#111 Additional string functions


This patchset implements a substring operator, in the
form of a range specifier than may be postfixed to any
string-valued expression. It is pretty straightforward,
but I post it here for comments on the syntax.


substring = string[begin:end]

where begin and end are integer indices specifying
character position in the orginal string. As with the
existing gnuplot range specifiers, these may be empty
or '*' to indicate auto-expansion to one extreme of the

Example output from .../demo/substring.dem

each line is from a print statement of the form
print "foo[x:y] =", foo[x:y]

foo = ABCDEF
foo[2:4] = CDE
foo[0:0] = A
foo[4:2] =
beg = 1 end = 3
foo[beg:end] = BCD
foo[end:beg] =
foo[4:] = EF
foo[4:*] = EF
foo[:] = ABCDEF
foo[*:*] = ABCDEF

Possible issues

The range specifier notation seems appropriate, but it
is exactly equivalent to providing a subroutine
substring(string,begin,end). Does anyone have a
preference for the subroutine form?

The indexing uses C convention; the start of the string
is foo[0:*], not foo[1:*]. This is maybe annoying to
non-C programmers, but would still be an issue if the
UI were a function rather than a range specifier.

So far as I can see, there is no conflict with any
existing use of square brackets in gnuplot syntax.
Neither of the existing forms
plot {ranges} ...
set ?range [...]
occurs in the context of expression evaluation,
whereas the new use can *only* occur in the context of
expression parsing. But maybe I am missing something.
Can anyone see a problem?


  • Harald Harders

    Harald Harders - 2005-06-03

    Logged In: YES

    To get a similar notation as for the sprintf function, the
    proposed _additional_ function substring(stringvar,start,end)
    could be interesting. But, the operator should also exist.

    Also, foo[x] could be interesting to get only one character.

    May be, for non-C programmers, an operator foo(beg:end),
    starting with 1 instead of 0, could be good (in addition to foo

  • Petr Mikulik

    Petr Mikulik - 2005-06-08

    Logged In: YES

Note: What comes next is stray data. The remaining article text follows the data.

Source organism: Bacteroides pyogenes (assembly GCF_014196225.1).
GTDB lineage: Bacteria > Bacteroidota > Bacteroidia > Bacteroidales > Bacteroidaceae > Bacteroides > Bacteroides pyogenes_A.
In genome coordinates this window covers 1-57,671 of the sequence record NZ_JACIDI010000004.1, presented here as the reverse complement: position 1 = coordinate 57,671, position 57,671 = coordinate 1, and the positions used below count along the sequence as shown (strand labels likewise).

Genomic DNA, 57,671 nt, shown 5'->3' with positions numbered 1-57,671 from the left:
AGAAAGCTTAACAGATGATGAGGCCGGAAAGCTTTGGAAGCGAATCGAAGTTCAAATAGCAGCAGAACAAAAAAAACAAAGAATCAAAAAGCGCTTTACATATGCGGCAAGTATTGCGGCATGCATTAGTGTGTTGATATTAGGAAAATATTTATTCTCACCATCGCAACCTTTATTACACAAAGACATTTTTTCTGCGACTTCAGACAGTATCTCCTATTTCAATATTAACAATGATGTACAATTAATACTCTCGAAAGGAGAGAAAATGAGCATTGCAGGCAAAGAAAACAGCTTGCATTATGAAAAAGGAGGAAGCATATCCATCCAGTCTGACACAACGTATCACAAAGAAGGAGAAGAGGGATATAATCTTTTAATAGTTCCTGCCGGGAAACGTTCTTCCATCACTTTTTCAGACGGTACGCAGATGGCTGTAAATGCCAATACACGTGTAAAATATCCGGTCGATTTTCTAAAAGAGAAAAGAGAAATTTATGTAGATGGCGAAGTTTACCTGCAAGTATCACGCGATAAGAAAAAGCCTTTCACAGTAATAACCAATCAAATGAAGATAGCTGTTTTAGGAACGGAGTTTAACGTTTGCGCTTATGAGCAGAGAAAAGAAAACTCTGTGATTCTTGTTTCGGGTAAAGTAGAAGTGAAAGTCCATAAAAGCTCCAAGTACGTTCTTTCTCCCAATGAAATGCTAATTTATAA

My proposals for the set of string commands:

    Returns number of words in given string.
    word(string, n)
    Returns n-th word from the string.
    (Note: it is like in REXX.)

    length(string) or strlen(string)
    Returns string length.
    index(string, substring) or strstr(string, substring)
    Returns position of the substring.

    For substring:
    OK for C and Python folk
    substr(string, from [,to])
    An alternative, to be used by awk et al folk.

  • Ethan Merritt

    Ethan Merritt - 2005-06-14

    Logged In: YES

    I've added the substring operator to cvs in both forms:
    And also a function strlen(string)

    The 14jun2005 patch implements a function
    strstrt(string,substring) which is based on the standard C
    library function strstr(). It is not exactly the same as
    strstr() in that it returns an integer which is the offset
    of the requested substring within the full string, whereas
    strstr() returns a string pointer.
    haystack = "fooneedlebaz"
    where = strstrt( haystack, "needle")
    print where
    print haystack[where:*]

    I'm still thinking about the words() and word() suggestion.
    Wouldn't it need a whitespace specifier as well -- similar
    to clib's strtok() or strsep() functions?

  • Ethan Merritt

    Ethan Merritt - 2005-06-24
    • summary: Substring operator --> Additional string functions
  • Ethan Merritt

    Ethan Merritt - 2005-06-24

    Logged In: YES

    substring syntax "foo"[beg:end] and functions substr()
    strlen() strstrt() now in cvs, so the patcheset itself is
    now out of date.

    I'm moving this to the "Feature Request" category, since I
    have not yet looked into Petr's suggestion of rexx-like
    functions words("multi-word string") and word("multi-word
    string", <word_n>)

  • Ethan Merritt

    Ethan Merritt - 2005-07-04
    • status: open --> closed-accepted
  • Ethan Merritt

    Ethan Merritt - 2005-07-04

    Logged In: YES

    added functions to cvs


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